Despite a bleak economic climate, American architects are making the most of their skills.
November is a month of darkening days, and this year it arrives with an extra chill for the design profession. As the mercury began to dip across most of America, so did the numbers in the Architects Billing Index, down a sudden five points in September, to 46.9. Many of record’s readers don’t need to see that statistic, however, to know how tough this economic climate continues to be for architects, particularly those primarily engaged in residential and commercial design in the United States.
Still, the profession remains alluring: The best architecture schools have their pick of students, and this month we report on DesignIntelligence’s annual ranking of undergraduate and graduate programs around the country. Yet the field those graduates will enter in the years ahead is changing rapidly, not just because of the economy but because many architects are redefining what they do: They are increasingly engaged in areas such as urban design, environmental advocacy, and advancing digital technology. And that’s good news.
Recently, I heard Jeanne Gang of Studio Gang in Chicago give a talk about her work. Just weeks before, she’d been awarded a MacArthur “genius” grant. This is only the fourth time an architect has won the honor—and the no-strings-attached five-year award of $500,000 that comes with it. Gang is a quintessentially American architect: As a woman with her own firm, she can certainly be called a pioneer. The daughter of a civil engineer in Illinois, she fell in love with building, materials, and infrastructure at an early age. Her most famous project, the 82-story Aqua tower in Chicago, took the classic American skyscraper and provided a twist with the innovative curving, cantilevered poured-in-place concrete floors that give the building its distinctive sensuous facade.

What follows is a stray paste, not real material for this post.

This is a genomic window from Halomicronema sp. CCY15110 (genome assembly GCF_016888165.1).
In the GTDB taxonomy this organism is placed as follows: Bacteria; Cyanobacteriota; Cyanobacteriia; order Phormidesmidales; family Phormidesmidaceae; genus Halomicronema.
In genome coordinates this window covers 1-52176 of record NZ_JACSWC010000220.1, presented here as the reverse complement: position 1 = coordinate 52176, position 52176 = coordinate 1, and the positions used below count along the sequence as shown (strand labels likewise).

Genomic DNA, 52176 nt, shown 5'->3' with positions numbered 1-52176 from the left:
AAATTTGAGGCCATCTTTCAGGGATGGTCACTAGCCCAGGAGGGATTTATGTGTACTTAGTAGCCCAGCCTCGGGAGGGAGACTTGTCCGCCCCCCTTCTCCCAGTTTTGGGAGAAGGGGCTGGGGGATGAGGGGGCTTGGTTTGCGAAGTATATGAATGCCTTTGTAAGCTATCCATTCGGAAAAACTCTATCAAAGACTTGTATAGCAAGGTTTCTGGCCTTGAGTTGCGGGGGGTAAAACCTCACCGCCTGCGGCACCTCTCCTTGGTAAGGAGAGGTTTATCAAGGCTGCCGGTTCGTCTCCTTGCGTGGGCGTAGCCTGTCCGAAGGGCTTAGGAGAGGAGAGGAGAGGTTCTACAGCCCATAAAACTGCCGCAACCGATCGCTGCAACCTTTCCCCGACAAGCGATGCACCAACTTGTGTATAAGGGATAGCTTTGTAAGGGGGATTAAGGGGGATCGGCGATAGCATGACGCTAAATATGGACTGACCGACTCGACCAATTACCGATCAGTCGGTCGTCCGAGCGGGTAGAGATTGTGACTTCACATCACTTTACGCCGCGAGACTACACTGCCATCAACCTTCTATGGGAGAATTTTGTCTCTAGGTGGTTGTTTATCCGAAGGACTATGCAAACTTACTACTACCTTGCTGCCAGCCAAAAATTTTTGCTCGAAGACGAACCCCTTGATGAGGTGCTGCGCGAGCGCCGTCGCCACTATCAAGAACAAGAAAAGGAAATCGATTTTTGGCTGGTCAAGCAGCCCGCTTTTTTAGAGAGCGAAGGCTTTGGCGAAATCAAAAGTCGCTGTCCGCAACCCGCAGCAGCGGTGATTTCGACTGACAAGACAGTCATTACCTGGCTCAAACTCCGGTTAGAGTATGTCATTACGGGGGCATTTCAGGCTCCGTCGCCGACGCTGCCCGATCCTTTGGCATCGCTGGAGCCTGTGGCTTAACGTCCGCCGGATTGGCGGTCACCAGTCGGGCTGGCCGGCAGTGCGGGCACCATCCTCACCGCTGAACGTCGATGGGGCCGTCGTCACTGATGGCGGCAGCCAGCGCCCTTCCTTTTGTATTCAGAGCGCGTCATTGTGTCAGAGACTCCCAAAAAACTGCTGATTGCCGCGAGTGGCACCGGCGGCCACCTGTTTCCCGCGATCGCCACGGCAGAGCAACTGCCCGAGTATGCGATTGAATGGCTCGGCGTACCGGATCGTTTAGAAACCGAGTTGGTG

Yet Gang talks as much about ideas as she does about her built work. Her design method—like that at OMA, the Rem Koolhaas office where she worked early in her career—involves extensive research and open collaboration among the 30 young architects in her studio. And what occupies Gang’s thinking is broad: the Chicago River and the deteriorating ecosystem of the Great Lakes; how to repurpose derelict factories in the inner-ring suburbs that have become the “arrival gates” for new immigrants; how to take an indigenous compressed-earth brick in India and make it stronger—to give just a few examples. Gang sees architecture as “touching on issues that go beyond the single building.”
In this month’s issue, we celebrate design with an American stamp. And while we are looking at projects that are single buildings, each is having a significant impact on its surrounding context and the public realm. Each design reflects, too, a certain pragmatism and egalitarianism, no matter the size of the budget. Whether a modest church in Arkansas or a vintage North Carolina warehouse turned art museum, they show off an American can-do spirit. A poetry center of glass and zinc translates Miesian corporate urbanity into an oasis for the quieter pursuits of literature—while connecting powerfully to the Chicago streetscape. A high-drama design by a Massachusetts architect for a museum in Tel Aviv makes the case that some of the most adventurous buildings by homegrown Americans are built overseas, where clients tend to be more open to pushing the envelope.
These architects, besides designing innovative and imaginative single buildings, are, like Gang, spending a lot of time outside the office—training the next generation of architects, engaging in their communities, or helping to tackle global issues such as poverty and sustainability. It’s one way of diversifying—not a bad strategy these days—and, in the process, making the profession of architecture more vital to our world.